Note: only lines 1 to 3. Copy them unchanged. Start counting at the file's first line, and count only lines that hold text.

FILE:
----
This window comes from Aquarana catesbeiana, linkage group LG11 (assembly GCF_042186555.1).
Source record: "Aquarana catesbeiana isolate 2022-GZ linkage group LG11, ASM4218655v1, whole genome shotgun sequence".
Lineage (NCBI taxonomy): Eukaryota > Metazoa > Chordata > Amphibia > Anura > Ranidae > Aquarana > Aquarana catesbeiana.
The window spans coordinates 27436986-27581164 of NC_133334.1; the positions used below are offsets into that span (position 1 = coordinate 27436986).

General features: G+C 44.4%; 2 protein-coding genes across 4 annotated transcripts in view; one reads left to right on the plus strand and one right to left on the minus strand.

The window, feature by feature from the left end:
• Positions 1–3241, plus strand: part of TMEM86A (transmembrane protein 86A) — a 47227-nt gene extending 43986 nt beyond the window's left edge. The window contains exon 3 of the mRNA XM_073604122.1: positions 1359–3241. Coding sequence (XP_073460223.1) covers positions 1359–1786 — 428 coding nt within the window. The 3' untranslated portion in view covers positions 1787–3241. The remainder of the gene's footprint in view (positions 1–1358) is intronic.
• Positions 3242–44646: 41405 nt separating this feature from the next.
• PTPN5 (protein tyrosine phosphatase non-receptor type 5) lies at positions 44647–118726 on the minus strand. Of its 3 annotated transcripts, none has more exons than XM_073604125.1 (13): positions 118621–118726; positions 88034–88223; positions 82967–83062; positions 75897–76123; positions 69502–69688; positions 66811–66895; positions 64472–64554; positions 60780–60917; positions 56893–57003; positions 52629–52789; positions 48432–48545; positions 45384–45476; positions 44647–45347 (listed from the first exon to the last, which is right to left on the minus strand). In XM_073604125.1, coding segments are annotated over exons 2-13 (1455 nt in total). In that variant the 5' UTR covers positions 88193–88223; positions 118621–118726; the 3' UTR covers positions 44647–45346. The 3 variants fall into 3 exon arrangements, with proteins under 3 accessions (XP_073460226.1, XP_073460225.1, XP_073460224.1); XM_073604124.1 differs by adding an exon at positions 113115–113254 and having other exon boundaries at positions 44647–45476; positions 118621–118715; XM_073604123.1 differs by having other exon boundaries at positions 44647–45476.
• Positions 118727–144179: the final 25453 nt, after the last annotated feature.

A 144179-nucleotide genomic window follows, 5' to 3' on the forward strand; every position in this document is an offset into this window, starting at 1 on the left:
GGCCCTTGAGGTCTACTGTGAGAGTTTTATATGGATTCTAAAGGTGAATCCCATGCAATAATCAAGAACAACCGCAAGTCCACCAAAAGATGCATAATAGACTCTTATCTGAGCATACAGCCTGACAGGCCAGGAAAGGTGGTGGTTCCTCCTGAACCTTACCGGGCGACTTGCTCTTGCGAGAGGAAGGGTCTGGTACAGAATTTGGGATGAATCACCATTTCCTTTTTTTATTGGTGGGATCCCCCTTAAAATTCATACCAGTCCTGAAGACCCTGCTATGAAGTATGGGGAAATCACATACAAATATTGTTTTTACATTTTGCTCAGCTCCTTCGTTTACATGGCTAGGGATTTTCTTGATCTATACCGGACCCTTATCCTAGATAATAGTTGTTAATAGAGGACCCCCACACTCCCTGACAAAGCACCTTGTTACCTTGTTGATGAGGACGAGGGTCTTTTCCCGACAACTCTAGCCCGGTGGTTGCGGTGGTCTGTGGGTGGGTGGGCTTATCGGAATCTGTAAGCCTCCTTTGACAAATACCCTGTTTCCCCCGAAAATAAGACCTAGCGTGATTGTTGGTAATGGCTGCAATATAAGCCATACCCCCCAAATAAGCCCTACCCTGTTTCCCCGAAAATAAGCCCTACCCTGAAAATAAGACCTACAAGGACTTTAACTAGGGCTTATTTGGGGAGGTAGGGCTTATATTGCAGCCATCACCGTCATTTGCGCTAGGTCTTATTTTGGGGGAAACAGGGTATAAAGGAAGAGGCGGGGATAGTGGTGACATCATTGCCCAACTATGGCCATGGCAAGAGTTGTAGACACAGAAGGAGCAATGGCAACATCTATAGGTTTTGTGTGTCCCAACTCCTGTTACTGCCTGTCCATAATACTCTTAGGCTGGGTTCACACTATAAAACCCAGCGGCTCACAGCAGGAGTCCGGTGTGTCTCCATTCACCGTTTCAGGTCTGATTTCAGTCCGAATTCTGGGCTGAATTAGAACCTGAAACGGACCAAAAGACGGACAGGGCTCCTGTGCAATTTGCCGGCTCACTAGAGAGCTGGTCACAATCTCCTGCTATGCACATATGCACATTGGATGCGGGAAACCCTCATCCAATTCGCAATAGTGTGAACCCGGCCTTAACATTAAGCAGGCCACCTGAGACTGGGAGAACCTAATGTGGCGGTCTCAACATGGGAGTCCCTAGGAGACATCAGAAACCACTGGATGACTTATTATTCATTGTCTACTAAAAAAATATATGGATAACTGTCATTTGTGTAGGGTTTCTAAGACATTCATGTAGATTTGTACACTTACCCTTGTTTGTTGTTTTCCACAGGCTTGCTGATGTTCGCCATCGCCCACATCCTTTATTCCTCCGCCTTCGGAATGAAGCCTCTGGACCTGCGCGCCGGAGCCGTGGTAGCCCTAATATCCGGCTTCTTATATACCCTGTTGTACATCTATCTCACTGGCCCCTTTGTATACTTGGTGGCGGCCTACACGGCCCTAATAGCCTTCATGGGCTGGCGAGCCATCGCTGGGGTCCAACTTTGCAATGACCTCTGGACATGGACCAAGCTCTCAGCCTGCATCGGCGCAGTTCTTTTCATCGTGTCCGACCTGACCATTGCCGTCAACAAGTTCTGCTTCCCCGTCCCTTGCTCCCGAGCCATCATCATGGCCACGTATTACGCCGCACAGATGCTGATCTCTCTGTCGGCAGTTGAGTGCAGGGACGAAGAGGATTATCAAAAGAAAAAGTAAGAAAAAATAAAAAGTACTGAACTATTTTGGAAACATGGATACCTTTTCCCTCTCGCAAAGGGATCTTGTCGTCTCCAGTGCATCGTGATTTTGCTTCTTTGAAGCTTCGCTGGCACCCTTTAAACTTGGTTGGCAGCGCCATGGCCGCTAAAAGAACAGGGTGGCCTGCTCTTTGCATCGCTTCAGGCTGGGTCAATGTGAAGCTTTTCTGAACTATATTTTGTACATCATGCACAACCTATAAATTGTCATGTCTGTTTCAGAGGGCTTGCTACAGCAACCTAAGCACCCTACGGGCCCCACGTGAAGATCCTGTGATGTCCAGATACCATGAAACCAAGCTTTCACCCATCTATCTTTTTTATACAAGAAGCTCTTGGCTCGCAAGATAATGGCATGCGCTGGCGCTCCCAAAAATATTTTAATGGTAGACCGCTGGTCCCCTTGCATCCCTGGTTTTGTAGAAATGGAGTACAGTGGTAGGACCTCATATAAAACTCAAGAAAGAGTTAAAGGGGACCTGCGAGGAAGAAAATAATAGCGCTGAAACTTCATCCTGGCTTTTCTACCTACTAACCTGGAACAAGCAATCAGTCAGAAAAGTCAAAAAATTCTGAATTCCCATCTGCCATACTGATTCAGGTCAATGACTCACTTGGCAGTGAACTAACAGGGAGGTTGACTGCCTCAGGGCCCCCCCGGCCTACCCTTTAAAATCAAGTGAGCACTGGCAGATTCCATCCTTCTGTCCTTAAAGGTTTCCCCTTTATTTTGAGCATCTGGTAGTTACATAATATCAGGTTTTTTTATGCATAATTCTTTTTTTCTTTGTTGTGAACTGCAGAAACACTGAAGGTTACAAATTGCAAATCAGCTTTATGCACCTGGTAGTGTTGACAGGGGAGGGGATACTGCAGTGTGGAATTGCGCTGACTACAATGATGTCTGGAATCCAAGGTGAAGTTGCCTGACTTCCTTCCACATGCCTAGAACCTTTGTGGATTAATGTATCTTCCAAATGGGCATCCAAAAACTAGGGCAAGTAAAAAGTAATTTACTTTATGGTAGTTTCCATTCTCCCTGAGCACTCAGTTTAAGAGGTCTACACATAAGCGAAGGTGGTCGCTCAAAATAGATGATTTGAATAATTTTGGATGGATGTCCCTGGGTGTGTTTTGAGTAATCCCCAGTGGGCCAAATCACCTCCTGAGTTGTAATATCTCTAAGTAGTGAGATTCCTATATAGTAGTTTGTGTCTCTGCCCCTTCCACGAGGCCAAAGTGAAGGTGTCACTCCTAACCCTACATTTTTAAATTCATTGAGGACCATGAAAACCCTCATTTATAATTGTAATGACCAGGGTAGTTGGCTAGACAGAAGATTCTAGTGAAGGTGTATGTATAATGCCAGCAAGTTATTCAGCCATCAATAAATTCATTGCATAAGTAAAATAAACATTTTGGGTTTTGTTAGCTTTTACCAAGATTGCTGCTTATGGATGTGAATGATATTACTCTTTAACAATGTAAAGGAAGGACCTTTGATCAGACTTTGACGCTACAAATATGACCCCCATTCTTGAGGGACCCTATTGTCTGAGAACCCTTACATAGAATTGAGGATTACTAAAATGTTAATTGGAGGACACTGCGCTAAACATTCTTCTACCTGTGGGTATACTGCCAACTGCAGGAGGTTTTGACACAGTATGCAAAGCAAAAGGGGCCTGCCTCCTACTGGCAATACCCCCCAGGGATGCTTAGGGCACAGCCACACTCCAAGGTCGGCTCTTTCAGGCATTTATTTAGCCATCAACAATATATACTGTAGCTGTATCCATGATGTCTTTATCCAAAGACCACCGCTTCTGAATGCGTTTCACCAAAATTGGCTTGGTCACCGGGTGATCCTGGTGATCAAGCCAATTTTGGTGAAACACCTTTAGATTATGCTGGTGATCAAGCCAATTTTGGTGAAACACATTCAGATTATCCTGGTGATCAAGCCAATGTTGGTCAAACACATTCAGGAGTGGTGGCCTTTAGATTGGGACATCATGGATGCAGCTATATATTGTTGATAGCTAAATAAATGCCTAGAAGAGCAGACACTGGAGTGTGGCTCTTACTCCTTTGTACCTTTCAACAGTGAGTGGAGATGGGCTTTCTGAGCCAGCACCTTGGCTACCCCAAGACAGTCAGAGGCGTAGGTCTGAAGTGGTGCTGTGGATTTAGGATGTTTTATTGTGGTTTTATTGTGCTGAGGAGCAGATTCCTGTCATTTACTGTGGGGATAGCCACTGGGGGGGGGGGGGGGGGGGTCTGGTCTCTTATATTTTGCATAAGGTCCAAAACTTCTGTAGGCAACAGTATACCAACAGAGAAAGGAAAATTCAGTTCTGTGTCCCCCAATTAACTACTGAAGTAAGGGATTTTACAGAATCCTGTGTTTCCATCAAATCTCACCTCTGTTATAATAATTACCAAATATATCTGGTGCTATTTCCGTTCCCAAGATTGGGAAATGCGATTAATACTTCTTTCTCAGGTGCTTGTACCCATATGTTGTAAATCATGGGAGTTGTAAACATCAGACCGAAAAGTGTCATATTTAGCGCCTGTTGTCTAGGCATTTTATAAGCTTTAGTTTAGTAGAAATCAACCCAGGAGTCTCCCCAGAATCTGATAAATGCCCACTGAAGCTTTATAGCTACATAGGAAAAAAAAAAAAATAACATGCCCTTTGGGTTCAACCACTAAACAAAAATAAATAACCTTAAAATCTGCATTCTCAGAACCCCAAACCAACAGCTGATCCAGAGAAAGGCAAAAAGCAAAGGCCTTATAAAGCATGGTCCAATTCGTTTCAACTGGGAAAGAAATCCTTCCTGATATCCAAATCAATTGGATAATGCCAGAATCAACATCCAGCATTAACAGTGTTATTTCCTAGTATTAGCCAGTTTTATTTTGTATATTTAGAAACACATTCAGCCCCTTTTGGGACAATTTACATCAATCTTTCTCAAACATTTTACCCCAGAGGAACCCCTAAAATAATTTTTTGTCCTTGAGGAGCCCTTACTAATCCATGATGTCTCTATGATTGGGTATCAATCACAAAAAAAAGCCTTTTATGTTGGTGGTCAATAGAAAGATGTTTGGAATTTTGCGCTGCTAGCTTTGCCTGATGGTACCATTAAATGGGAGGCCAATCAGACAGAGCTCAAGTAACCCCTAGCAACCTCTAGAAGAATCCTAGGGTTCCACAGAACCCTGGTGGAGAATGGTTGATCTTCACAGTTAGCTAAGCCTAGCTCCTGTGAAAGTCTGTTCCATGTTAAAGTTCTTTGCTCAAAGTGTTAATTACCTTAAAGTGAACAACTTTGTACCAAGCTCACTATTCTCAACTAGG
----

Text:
This window comes from Aquarana catesbeiana, linkage group LG11 (assembly GCF_042186555.1).
Source record: "Aquarana catesbeiana isolate 2022-GZ linkage group LG11, ASM4218655v1, whole genome shotgun sequence".
Lineage (NCBI taxonomy): Eukaryota > Metazoa > Chordata > Amphibia > Anura > Ranidae > Aquarana > Aquarana catesbeiana.